Cheerleading For Your Organization

By | October 12, 2021

[October 12, 2021]  One of the unique advantages leaders have is cheerleading for their organization. Yes, being a leader also means you must be a cheerleader, someone who aggressively promotes their people, organization, and mission at the appropriate times. This is what great leaders do … and those who do not cheerlead should have their loyalty questioned.

Much of an organization’s promotion is done using the available tools: advertising, social media, networking, giving seminars, partnering with other like organizations, etc.  Many businesses, especially larger ones, may even have a staff with the task of getting the word out on their mission.  Some call this “branding.”  Regardless, without leaders being major contributors to promoting their organization, many of these tools will not have the desired effect.

“You have to have your heart in the business and the business in your heart.” – Thomas Jefferson

It is true that to have the right motivation, the organization must reside inside the leader’s psyche.  As we say in baseball, they must have heart in the game to be a winner.  This “having heart” provides the internal drive to promote the organization.  Understanding the vision and mission – and having the ability to articulate it – are essential and make promoting the organization possible.

Cheerleading is not restricted to potential customers, and this is a critical point often overlooked. Leaders must also be a cheerleader for the most obvious people … those who work in the organization, their families, and those stakeholders who benefit from the organization in some way.  This helps build a positive reputation that will carry the organization in times of crisis or just when things are not going well.

I once worked on a small military post in the United States.  It survived many rounds of Department of Defense cuts.  It survived these cuts mainly due to the garrison commander being so outspoken to so many people.  The base is still fulfilling its mission today.  A colonel, the garrison commander, told me that he considered his primary duty to be “a cheerleader for the post.”

Cheerleading works. Leaders have an obligation to be their organization’s cheerleaders.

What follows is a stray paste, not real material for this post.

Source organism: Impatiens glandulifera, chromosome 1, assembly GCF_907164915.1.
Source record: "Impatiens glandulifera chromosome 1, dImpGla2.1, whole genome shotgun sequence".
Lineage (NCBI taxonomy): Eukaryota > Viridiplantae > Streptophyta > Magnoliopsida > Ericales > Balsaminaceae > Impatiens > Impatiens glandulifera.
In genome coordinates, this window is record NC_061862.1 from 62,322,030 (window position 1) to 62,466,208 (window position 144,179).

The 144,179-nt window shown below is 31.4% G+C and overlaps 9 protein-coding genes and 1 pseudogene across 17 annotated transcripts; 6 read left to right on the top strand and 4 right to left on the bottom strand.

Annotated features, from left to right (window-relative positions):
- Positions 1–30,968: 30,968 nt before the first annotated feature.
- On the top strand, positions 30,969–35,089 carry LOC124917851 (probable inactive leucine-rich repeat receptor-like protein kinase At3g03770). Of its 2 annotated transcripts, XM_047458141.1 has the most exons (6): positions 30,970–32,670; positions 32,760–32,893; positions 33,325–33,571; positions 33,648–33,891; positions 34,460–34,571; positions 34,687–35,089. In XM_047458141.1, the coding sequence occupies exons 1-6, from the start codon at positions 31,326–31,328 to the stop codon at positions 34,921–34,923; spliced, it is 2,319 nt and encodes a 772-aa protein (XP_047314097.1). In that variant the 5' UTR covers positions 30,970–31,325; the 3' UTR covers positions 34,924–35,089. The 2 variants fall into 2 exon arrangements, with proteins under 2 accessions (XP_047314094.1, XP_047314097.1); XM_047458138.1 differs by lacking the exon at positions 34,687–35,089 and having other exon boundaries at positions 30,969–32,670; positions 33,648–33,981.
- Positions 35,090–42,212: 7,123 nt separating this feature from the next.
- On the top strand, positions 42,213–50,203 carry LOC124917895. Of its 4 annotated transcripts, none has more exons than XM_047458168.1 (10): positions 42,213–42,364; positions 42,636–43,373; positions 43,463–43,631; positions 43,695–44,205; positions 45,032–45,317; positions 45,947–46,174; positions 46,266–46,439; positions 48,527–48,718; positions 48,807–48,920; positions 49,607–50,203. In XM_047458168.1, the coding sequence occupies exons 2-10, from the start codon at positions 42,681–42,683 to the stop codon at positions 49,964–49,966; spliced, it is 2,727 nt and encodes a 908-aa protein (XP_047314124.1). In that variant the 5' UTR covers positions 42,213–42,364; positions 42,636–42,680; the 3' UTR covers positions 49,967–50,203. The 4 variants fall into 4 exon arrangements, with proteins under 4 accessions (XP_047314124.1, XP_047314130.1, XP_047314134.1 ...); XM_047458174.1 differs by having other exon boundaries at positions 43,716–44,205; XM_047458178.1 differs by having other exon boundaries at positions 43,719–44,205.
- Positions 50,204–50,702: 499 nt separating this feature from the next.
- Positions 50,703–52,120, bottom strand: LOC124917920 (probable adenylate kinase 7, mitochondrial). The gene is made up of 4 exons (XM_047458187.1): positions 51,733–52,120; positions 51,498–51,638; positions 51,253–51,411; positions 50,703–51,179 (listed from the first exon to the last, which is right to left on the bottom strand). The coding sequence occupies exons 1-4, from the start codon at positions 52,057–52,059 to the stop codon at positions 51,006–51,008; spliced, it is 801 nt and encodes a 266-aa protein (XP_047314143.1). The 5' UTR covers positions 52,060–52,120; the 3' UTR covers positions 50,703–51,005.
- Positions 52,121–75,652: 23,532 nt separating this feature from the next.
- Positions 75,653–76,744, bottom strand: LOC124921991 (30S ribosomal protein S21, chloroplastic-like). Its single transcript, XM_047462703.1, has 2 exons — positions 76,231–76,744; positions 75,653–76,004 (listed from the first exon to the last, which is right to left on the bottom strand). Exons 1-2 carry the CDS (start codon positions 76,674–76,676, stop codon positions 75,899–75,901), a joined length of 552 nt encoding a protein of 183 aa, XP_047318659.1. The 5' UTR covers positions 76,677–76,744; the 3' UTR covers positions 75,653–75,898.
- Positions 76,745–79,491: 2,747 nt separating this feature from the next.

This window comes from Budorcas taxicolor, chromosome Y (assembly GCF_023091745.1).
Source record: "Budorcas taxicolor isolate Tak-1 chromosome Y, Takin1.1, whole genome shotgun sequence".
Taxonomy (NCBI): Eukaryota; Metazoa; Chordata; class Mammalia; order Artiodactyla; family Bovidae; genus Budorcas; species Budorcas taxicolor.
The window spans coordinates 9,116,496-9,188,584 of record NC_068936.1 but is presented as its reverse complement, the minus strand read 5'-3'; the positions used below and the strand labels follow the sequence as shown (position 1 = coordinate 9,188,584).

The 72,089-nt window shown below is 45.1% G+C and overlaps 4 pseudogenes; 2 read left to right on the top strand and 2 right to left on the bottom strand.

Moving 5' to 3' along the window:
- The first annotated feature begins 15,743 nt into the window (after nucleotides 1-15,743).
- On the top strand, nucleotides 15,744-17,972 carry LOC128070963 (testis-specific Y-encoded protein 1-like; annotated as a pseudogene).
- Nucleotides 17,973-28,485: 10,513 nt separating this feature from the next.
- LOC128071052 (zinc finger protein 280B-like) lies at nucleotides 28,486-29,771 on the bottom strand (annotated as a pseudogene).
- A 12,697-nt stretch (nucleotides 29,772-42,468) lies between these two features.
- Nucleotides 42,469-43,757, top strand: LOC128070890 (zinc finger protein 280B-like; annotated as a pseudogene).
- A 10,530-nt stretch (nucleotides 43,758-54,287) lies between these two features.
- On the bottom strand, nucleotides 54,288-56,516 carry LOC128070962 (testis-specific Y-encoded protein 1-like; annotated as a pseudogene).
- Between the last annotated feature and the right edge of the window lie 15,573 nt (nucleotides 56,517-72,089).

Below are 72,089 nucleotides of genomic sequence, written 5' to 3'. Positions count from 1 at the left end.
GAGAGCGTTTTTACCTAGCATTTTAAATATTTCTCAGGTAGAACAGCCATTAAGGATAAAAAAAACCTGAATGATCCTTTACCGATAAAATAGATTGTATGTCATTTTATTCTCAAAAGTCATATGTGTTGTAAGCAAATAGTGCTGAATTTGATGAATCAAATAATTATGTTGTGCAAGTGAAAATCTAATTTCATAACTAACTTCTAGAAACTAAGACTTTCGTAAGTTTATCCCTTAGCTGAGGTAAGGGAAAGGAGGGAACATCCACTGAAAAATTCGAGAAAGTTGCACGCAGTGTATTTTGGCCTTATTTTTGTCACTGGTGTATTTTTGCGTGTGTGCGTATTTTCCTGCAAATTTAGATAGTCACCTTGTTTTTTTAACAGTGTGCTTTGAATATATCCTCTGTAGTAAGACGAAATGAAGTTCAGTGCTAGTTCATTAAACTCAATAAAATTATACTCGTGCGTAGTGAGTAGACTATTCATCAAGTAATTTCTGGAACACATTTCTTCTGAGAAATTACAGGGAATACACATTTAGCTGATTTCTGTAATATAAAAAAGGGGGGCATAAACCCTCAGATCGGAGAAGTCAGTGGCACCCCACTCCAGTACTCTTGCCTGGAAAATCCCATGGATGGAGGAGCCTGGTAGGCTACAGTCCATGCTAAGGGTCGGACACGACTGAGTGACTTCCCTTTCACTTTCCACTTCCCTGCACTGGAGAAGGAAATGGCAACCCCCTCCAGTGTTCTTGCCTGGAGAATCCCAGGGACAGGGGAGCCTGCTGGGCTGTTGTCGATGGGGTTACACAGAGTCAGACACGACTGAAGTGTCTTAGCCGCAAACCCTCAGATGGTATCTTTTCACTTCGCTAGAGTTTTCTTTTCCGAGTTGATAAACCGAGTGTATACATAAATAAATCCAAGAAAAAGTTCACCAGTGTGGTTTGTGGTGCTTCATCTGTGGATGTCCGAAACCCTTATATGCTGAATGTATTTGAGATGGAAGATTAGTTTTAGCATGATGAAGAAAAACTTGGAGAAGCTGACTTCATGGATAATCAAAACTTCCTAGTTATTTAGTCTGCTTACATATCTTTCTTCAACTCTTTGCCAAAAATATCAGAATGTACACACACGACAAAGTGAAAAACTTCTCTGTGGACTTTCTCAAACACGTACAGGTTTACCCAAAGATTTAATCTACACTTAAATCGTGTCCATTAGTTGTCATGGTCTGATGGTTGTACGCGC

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Please read my newest book, “Our Longest Year in Iraq,” at Amazon (link here).

Author: Douglas R. Satterfield

Hello. I'm Doug and I provide at least one article every day on some leadership topic. I welcome comments and also guests who would like to write an article. Thanks for reading my blog.

21 thoughts on “Cheerleading For Your Organization

  1. Greg NH

    Advocacy comes with ups and downs. We must also “see” the downsides to advocacy, like being seen as biased or untrustworthy. Let’s not forget this side of the equation. Too many leaders advocate (cheerlead) for their organizations without fully reviewing the ramifications. Just thinking a little ahead of Gen. Satterfield’s article.

    Reply
    1. Tracey Brockman

      Good point, not a major point, but still good. Always try to find the second order impacts of any decision.

      Reply
      1. Dale Paul Fox

        Yes, and excellent point as well. What else can we see as the downside to cheerleading for your organization. Well, Gen. Satterfield has pointed out in the past that we could be “distracted from our primary mission [or goals].” Keep up the great comments and those taking the time to comment, thanks.

        Reply
      2. lydia truman

        I’m surely enjoying this article and the website. And, I do appreciate and look forward to reading this leadership forum each day. Gets me motivated to start my morning.